On the other hand, Maryam, now 27 and continuing to travel the world, grew into an ever more charismatic and self-assured champion of Bahraini rights in particular and human rights more generally: uncannily composed, stylish, sly, whip-smart and often disconcertingly funny. See, for example, her star turn on a panel titled “What the Hell Is Going On in Bahrain?” held in May of last year by the New York Institute for the Humanities at New York University (which, truth in advertising, I myself helped to coordinate as director of the institute at that time), a presentation that from approximately the 01:30-minute mark to 37:40 also serves to provide an exceptionally lucid overview of the general situation in Bahrain. Over the past several years I have regularly heard high-level human rights activists predict how within a decade or two Maryam could well be the head of Amnesty International or the United Nations High Commissioner for Human Rights or some such.

Or so people were saying until just a short while ago.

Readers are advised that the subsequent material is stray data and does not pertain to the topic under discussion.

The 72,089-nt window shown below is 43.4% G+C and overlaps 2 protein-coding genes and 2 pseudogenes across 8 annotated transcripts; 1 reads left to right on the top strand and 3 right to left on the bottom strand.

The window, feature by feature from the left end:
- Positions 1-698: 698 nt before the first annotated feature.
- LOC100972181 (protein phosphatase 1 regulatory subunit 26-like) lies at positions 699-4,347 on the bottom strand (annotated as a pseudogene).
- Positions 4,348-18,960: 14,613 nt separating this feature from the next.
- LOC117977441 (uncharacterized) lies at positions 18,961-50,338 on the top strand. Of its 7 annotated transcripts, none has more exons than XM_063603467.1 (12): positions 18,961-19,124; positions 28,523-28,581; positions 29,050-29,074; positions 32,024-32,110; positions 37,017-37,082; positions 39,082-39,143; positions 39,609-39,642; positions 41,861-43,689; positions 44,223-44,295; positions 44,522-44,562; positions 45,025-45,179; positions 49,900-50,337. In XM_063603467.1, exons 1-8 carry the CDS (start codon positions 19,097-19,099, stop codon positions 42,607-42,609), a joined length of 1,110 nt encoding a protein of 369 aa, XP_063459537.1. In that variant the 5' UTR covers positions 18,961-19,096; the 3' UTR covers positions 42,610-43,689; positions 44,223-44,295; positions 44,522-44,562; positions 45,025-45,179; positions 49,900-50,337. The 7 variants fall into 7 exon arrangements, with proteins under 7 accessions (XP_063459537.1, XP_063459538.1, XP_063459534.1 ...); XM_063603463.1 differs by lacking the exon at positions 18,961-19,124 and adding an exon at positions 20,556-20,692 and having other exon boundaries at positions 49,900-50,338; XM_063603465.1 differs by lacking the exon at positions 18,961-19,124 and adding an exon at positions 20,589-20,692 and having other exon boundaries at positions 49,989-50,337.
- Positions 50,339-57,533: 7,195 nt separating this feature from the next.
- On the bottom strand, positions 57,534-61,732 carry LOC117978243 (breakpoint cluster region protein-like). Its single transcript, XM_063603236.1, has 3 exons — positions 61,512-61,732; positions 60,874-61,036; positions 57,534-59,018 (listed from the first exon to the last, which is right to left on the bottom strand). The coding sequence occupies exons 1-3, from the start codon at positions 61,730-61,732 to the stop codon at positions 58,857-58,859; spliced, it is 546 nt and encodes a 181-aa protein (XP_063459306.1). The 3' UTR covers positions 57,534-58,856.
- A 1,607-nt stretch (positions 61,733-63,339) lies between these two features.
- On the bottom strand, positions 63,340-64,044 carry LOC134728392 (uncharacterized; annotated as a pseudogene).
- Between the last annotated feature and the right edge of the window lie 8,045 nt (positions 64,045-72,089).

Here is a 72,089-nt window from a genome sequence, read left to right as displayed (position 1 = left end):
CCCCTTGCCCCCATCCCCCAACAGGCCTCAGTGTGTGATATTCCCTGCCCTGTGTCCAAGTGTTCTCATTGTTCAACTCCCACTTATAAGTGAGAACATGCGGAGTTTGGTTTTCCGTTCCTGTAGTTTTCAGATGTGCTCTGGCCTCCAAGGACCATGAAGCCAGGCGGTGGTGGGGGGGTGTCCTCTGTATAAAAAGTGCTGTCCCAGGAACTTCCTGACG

* * *

Late last month, on Aug. 24, Abdulhadi, increasingly frustrated by conditions in his country (suppression increasing, more raids and more arrests and mass opposition in the slums, particularly among the youth) and perhaps hoping to bring matters to a head, announced he would renew a water-and-salt-only hunger strike; soon after he started the fast, his medical state deteriorated with unexpected suddenness — within days his blood sugar level plunged and his blood pressure dropped to 90/55. With fear for his very life increasingly pronounced, his wife and his daughter Zainab were granted a visit with him for Sept. 1. Maryam decided to rush home in hopes of joining them so as to see her father perhaps one last time. Although on an earlier trip she had been stopped at London’s Heathrow Airport (presumably with the collusion of British authorities), this time she made it to Manama airport unimpeded, arriving at 1 in the morning of Aug. 30. There her Danish passport was confiscated and she was detained, stripped of her Bahraini citizenship and led into a small room where she was beaten by four policewomen. Just before her cell phone was seized, she sent out word that she would not leave the country voluntarily and announced she herself was starting a hunger strike with the sole demand that she be allowed to see her father. At which point she was led away, and for several agonizing days nothing was heard of her fate.